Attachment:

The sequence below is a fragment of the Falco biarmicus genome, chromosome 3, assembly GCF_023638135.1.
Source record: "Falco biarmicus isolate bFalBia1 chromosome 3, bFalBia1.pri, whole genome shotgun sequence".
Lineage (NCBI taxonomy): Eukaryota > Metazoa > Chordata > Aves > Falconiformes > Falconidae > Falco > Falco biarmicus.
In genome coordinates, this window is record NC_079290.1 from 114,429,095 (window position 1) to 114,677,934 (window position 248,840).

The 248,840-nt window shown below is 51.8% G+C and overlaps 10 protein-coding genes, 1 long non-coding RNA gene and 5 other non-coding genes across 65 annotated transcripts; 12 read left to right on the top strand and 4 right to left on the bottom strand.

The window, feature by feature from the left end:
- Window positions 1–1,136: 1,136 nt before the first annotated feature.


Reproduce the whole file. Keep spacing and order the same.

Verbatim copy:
The sequence below is a fragment of the Falco biarmicus genome, chromosome 3, assembly GCF_023638135.1.
Source record: "Falco biarmicus isolate bFalBia1 chromosome 3, bFalBia1.pri, whole genome shotgun sequence".
Lineage (NCBI taxonomy): Eukaryota > Metazoa > Chordata > Aves > Falconiformes > Falconidae > Falco > Falco biarmicus.
In genome coordinates, this window is record NC_079290.1 from 114,429,095 (window position 1) to 114,677,934 (window position 248,840).

The 248,840-nt window shown below is 51.8% G+C and overlaps 10 protein-coding genes, 1 long non-coding RNA gene and 5 other non-coding genes across 65 annotated transcripts; 12 read left to right on the top strand and 4 right to left on the bottom strand.

The window, feature by feature from the left end:
- Window positions 1–1,136: 1,136 nt before the first annotated feature.